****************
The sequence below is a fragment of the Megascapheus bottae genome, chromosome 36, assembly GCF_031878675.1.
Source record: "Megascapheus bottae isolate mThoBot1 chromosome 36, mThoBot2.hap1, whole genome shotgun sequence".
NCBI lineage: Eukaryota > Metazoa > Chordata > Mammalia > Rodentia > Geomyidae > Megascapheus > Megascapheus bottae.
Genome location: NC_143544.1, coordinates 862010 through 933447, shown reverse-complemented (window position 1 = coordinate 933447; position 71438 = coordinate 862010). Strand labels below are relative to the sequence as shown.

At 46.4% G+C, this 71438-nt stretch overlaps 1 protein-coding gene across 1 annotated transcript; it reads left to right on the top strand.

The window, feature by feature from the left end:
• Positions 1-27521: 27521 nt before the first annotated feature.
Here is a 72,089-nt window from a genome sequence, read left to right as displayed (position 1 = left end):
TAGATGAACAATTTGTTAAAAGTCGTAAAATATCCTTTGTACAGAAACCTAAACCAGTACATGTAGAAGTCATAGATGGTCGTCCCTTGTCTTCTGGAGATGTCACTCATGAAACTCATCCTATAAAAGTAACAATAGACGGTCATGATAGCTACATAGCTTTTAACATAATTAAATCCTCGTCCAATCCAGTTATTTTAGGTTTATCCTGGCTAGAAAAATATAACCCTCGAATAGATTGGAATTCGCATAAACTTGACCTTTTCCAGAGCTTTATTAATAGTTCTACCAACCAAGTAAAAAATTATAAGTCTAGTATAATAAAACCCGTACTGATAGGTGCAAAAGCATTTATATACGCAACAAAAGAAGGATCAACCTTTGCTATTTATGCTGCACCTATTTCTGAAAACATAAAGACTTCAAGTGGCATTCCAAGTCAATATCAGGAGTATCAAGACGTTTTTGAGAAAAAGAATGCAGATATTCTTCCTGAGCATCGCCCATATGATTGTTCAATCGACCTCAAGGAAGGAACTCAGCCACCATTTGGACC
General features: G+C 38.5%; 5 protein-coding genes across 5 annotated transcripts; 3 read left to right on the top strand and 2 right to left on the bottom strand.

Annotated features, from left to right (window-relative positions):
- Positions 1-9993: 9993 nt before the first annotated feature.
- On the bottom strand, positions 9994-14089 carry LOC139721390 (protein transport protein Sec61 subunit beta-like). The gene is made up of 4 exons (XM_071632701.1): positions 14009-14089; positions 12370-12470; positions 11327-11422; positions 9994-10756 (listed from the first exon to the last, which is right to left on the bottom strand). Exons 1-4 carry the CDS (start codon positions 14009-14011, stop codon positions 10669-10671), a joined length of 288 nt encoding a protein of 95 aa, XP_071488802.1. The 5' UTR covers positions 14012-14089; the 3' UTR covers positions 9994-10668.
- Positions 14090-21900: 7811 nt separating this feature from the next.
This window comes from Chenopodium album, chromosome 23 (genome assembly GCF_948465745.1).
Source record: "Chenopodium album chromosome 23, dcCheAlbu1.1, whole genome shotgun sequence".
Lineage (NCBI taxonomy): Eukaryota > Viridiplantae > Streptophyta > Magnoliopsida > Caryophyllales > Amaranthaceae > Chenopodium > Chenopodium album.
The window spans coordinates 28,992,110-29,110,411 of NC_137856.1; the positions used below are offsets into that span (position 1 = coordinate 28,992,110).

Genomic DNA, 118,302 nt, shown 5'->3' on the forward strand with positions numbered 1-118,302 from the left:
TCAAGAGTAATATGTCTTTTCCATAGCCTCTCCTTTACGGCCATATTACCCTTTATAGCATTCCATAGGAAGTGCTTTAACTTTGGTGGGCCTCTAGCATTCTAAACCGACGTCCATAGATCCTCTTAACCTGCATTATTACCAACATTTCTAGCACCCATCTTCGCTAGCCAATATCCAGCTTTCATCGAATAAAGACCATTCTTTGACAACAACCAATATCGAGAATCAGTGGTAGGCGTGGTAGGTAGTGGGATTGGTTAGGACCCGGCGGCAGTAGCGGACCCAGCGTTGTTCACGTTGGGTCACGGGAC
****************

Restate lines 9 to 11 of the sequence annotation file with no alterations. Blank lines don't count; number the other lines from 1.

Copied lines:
TAGATGAACAATTTGTTAAAAGTCGTAAAATATCCTTTGTACAGAAACCTAAACCAGTACATGTAGAAGTCATAGATGGTCGTCCCTTGTCTTCTGGAGATGTCACTCATGAAACTCATCCTATAAAAGTAACAATAGACGGTCATGATAGCTACATAGCTTTTAACATAATTAAATCCTCGTCCAATCCAGTTATTTTAGGTTTATCCTGGCTAGAAAAATATAACCCTCGAATAGATTGGAATTCGCATAAACTTGACCTTTTCCAGAGCTTTATTAATAGTTCTACCAACCAAGTAAAAAATTATAAGTCTAGTATAATAAAACCCGTACTGATAGGTGCAAAAGCATTTATATACGCAACAAAAGAAGGATCAACCTTTGCTATTTATGCTGCACCTATTTCTGAAAACATAAAGACTTCAAGTGGCATTCCAAGTCAATATCAGGAGTATCAAGACGTTTTTGAGAAAAAGAATGCAGATATTCTTCCTGAGCATCGCCCATATGATTGTTCAATCGACCTCAAGGAAGGAACTCAGCCACCATTTGGACC
General features: G+C 38.5%; 5 protein-coding genes across 5 annotated transcripts; 3 read left to right on the top strand and 2 right to left on the bottom strand.

Annotated features, from left to right (window-relative positions):